To provide context for the Rethinking the Region V, here are some things we learned about the local government citizen advisory bodies operating in Metro Vancouver:
- All 21 municipalities have some type of ongoing citizen advisory body or committee; as does the Tsawwassen First Nation.
- About 250 such groups officially advise local governments in Metro Vancouver. The precise number depends on the definition of citizen advisory bodies.
- Many of the smaller municipalities have only two or three citizen advisory bodies. Some of the larger municipalities, such as Surrey and New Westminster, have between 12 and 20.
- The island municipality of Bowen Island — with a 2016 population of about 3,700– is notable for having a large number of advisory bodies. These include its own heritage commission, advisory design panel and advisory planning commission.
- Some of the most common types of citizen advisory bodies are committees or commissions on the following topics: planning, transportation, social policy, community services, accessibility and disability, heritage, environment, and public art.
- There is much overlap in the names and topics of citizen advisory bodies. In some cases, however, name variations suggest a locally tailored approach to certain issues. For example, New Westminster, has a ACTBiped Committee that deals with bicycle and pedestrian issues. Burnaby has a Sustainable City Advisory Committee rather than an environment committee.
- The types of citizen advisory bodies in each municipality provide a window into the concerns and challenges in that community. Only some municipalities have an agricultural committee, or one for dealing with railway or airport issues. Others have advisory committees to deal with a particular property or geographic area. These include Coquitlam’s Riverview Lands Advisory Committee and Vancouver’s Chinatown Historic Area Planning Committee.
- The City of Vancouver alone has about 30 advisory bodies. These include some that are unique in Metro Vancouver, such as the Urban Aboriginal People’s Advisory Committee, the LGBTQ2+ Advisory Committee and the Renters Advisory Committee.
- Metro Vancouver as a regional government does not have ongoing citizen advisory bodies in the way that its member governments do. It does, however, sometimes set up public advisory committees for specific projects.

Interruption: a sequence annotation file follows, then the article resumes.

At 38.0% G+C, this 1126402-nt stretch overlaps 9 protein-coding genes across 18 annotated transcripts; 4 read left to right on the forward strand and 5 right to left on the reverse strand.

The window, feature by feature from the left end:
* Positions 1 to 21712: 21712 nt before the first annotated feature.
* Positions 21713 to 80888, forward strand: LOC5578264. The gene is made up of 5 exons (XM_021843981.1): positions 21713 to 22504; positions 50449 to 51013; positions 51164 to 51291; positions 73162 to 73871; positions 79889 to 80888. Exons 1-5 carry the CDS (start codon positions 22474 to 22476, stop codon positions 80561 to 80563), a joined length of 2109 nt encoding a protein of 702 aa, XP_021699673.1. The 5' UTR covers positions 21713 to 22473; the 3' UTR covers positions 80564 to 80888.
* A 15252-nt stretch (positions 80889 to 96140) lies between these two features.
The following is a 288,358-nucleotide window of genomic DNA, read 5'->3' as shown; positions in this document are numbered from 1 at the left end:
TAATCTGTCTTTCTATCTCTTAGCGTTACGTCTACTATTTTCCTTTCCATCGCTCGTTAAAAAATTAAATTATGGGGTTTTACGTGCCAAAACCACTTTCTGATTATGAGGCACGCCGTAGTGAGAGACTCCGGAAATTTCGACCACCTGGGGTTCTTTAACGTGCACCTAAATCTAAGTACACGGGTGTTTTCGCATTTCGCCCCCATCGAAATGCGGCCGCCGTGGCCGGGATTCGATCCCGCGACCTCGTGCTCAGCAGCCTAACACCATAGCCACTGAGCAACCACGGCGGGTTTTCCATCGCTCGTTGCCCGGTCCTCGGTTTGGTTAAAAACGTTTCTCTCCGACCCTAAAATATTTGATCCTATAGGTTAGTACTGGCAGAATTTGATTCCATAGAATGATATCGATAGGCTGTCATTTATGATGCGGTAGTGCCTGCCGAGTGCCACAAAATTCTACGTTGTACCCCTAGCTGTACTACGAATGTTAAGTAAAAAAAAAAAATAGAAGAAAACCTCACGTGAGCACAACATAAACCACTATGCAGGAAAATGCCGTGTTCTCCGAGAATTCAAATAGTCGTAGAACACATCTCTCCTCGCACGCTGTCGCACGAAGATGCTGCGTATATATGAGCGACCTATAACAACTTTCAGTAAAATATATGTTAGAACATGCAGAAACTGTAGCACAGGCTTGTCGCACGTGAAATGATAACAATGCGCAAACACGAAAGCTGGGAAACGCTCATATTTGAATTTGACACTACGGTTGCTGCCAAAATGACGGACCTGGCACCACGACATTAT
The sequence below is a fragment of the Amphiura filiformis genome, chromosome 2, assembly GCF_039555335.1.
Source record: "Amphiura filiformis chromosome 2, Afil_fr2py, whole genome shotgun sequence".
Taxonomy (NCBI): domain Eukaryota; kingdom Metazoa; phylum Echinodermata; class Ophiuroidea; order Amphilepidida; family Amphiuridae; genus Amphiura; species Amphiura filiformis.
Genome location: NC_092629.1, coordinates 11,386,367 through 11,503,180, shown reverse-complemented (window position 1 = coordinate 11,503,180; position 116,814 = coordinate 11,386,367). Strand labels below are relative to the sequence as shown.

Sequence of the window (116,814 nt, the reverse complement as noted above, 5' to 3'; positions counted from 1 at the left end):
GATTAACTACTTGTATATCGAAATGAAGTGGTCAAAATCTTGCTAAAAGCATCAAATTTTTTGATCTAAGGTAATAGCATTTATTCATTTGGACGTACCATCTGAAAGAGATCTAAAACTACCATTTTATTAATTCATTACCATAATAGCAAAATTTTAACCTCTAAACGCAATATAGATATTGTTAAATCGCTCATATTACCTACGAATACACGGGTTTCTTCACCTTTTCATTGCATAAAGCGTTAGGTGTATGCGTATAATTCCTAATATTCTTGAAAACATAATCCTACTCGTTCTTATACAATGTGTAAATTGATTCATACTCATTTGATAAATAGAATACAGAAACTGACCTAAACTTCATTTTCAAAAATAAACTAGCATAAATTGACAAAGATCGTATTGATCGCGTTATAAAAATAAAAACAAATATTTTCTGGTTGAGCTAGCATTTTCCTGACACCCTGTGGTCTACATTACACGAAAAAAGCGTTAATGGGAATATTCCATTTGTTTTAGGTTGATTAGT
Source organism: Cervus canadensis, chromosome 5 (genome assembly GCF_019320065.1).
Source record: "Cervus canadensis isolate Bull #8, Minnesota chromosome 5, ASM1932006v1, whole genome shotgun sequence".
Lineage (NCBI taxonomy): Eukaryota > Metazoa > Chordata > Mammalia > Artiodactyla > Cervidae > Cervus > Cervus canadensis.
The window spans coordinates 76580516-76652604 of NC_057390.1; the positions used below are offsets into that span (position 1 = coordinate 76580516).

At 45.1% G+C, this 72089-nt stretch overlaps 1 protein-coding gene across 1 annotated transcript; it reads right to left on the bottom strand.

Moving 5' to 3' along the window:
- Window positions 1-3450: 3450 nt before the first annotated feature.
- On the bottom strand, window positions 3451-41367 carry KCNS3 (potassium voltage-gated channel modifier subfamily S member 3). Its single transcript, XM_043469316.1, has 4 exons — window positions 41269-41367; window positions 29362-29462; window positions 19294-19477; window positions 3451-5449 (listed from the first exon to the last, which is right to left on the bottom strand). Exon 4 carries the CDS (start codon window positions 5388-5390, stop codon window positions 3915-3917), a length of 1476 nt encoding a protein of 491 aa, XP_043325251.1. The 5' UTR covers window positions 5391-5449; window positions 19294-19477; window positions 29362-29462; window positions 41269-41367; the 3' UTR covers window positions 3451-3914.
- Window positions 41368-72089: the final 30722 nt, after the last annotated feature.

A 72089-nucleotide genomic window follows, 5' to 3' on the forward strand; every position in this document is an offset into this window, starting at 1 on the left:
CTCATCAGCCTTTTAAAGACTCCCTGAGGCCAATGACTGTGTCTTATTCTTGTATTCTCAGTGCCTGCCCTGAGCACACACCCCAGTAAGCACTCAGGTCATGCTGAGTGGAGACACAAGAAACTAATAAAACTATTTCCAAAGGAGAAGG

- TransLink has a Users’ Advisory Committee.
- Metro Vancouver residents participate in an advisory capacity on both local government standing and select committees, as well as commissions and more project-oriented task forces and working groups. Under the Community Charter (see sections 141-143), the mayor “must establish standing committees for matters the mayor considers would be better dealt with by committee and must appoint persons to those committees.” At least half the members of those standing committees must be council members.
- Select committees, by contrast, require a minimum of only one person to be a council member and may be established by council to “consider or inquire into any matter and to report its findings and opinion to the council.”
- Advisory planning commissions are provided for in the Local Government Act (section 461), as well as the Vancouver Charter (section 574). The Local Government Act (section 597) also deals with the establishment of heritage commissions.
- All advisory committees seem to be supported by staff in some capacity.
- Some local governments have recently reviewed their approach to public engagement and/or the role of their advisory committees. These include Burnaby, New Westminster, Port Moody, West Vancouver and Vancouver.
- It is important to note that while the citizen advisory bodies that are the focus of this forum are officially mandated and supported by their local governments to provide them with advice, many other groups also play a vital role in, or attempt to influence, local government policies. These include advocacy groups, developers, nonprofit service providers, and resident, business improvement and professional associations.